DMAIC or define, measure, analyze, improve and control[1] (pronounced də-MAY-ick) refers to a data-driven improvement cycle used for optimizing and stabilizing business processes and designs. The DMAIC improvement cycle is the core tool used to drive Six Sigma projects. However, DMAIC is not exclusive to Six Sigma and can be used as the framework for other improvement applications.[2]

The five steps of DMAIC



DMAIC is an abbreviation of the five improvement steps it comprises: Define, measure, analyze, improve and control. All of the DMAIC process steps are required and always proceed in the given order.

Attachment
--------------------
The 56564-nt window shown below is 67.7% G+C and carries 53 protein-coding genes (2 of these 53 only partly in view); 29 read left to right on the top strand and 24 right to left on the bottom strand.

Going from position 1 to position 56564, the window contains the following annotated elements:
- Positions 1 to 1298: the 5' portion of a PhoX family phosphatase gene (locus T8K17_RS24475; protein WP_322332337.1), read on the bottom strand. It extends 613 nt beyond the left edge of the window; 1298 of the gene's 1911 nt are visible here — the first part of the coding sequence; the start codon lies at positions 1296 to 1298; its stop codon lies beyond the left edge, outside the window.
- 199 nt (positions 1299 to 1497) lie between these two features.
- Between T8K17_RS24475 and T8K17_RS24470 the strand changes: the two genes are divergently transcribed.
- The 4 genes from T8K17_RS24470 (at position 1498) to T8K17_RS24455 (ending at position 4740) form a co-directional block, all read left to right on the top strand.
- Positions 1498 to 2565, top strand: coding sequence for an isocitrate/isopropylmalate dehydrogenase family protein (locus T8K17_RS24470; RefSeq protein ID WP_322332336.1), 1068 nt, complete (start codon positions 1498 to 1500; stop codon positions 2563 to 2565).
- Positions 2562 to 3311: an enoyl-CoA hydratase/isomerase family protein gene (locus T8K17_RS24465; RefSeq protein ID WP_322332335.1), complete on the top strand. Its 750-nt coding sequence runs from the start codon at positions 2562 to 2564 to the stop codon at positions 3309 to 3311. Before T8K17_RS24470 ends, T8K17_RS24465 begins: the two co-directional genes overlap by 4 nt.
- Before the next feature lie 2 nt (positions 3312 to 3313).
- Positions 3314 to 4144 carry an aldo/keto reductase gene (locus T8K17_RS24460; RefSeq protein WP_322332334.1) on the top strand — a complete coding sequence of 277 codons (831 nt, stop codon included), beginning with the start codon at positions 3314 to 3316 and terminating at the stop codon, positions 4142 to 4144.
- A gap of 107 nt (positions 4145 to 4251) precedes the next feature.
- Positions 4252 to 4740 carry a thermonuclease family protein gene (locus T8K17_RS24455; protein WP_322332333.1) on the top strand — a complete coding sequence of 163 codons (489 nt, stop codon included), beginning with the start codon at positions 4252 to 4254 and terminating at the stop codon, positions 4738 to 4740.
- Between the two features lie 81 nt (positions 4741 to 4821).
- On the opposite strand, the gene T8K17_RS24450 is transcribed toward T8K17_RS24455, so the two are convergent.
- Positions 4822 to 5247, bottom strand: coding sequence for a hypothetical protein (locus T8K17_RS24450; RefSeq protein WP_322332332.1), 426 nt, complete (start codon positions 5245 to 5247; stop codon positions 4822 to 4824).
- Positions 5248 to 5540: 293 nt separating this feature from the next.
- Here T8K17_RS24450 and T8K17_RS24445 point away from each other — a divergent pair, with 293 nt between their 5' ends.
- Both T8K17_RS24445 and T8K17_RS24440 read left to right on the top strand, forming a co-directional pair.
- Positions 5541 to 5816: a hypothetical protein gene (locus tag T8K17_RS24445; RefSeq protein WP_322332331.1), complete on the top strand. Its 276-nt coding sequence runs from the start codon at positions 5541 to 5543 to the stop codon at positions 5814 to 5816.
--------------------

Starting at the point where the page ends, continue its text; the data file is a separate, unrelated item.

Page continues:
The purpose of this step is to clearly pronounce the business problem, goal, potential resources, project scope, and high-level project timeline. This information is typically captured within the project charter document. At this stage, it is written down what is currently known, one seeks to clarify facts, set objectives and form the project team. The following are to be defined:



The purpose of this step is to measure the specification of problem/goal. This is a data collection step, the purpose of which is to establish process performance baselines. The performance metric baseline(s) from the Measure phase will be compared to the performance metric at the conclusion of the project to determine objectively whether significant improvement has been made. The team decides on what should be measured and how to measure it. It is usual for teams to invest a lot of effort into assessing the suitability of the proposed measurement systems. Good data is at the heart of the DMAIC process.